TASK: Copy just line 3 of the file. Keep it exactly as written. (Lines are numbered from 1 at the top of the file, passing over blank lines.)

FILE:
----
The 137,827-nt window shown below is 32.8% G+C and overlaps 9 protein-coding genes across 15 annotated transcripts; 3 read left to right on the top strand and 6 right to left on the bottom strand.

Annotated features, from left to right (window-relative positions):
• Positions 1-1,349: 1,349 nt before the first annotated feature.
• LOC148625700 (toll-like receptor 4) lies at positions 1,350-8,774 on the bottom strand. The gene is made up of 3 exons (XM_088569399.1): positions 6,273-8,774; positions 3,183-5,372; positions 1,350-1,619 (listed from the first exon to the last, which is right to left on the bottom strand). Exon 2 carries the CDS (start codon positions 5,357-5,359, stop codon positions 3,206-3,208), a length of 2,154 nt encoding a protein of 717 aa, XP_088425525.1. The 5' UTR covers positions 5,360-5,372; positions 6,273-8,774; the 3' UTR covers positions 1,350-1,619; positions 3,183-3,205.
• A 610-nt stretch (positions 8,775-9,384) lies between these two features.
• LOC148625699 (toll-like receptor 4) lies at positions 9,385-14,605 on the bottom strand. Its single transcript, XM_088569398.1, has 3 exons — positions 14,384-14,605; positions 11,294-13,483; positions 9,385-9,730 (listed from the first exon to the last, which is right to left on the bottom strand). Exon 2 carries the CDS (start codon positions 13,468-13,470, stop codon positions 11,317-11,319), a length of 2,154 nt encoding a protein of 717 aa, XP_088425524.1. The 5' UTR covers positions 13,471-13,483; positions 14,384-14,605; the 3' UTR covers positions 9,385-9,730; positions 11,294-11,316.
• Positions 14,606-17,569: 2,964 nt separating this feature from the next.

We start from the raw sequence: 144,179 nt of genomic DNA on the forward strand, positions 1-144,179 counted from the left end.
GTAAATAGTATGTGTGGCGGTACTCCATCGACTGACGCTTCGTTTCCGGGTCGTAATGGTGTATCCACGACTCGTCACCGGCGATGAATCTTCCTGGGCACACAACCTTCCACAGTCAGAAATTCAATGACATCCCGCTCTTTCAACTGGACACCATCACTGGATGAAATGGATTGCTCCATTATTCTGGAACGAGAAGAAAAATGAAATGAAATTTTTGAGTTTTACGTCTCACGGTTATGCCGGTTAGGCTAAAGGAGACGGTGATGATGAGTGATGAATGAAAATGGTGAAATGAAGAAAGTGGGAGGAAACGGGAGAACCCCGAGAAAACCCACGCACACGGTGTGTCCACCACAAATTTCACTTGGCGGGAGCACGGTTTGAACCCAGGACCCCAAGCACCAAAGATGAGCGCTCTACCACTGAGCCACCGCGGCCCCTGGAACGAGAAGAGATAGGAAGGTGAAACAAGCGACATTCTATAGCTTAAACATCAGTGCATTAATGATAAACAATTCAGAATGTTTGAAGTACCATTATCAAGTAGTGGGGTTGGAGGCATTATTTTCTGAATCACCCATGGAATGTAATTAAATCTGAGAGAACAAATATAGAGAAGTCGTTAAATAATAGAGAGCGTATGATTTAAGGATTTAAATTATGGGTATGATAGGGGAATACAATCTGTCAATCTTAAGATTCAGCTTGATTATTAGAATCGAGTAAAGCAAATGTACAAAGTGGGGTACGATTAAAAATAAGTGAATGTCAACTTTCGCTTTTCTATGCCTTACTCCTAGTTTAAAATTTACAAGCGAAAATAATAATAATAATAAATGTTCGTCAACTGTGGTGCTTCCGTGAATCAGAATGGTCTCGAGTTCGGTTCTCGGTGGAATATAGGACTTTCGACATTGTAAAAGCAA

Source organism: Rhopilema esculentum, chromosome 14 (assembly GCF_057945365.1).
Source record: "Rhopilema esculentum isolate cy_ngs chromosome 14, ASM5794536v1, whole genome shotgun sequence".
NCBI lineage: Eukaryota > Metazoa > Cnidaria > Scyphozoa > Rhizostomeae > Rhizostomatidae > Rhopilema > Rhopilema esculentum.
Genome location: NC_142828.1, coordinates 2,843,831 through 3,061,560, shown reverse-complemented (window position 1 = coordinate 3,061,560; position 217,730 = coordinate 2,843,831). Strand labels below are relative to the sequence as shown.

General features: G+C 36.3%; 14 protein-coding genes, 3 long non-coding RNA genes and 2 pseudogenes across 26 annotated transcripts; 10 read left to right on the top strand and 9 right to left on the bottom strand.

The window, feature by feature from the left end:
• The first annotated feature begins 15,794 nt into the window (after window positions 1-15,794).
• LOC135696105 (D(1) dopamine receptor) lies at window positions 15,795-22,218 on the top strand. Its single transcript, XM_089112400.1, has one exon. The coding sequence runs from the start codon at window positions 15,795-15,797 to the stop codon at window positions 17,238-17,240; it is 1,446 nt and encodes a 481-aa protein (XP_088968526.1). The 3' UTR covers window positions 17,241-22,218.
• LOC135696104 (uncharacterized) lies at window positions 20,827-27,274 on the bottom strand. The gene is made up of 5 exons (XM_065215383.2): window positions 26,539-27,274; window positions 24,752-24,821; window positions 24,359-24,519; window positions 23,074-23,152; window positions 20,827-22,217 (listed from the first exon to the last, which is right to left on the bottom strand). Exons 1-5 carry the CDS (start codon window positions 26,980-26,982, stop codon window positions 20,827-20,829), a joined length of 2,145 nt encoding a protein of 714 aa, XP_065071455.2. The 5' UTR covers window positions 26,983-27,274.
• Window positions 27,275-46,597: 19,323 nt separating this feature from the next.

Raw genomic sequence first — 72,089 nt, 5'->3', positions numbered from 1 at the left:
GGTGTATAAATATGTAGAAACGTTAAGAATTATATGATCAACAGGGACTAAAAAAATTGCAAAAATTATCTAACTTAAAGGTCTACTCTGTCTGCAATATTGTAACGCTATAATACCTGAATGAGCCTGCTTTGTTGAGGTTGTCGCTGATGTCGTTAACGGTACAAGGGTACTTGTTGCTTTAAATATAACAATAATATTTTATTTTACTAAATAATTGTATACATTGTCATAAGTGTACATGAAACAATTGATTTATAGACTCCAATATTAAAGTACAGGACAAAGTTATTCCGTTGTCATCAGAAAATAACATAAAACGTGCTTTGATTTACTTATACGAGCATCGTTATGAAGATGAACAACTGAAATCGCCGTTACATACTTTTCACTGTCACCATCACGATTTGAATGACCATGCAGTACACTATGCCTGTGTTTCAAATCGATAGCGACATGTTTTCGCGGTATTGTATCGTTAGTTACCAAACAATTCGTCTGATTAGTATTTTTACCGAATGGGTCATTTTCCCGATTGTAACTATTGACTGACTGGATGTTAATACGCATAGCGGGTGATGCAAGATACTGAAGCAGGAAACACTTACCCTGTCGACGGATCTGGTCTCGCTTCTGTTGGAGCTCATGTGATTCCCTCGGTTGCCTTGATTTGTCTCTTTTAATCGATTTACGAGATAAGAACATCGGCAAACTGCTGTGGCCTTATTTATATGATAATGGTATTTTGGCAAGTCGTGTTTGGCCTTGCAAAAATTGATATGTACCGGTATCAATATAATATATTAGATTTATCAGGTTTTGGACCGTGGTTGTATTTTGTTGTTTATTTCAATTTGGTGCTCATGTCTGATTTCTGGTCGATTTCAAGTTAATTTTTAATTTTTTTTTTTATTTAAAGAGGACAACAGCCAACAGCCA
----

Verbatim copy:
• Positions 1-1,349: 1,349 nt before the first annotated feature.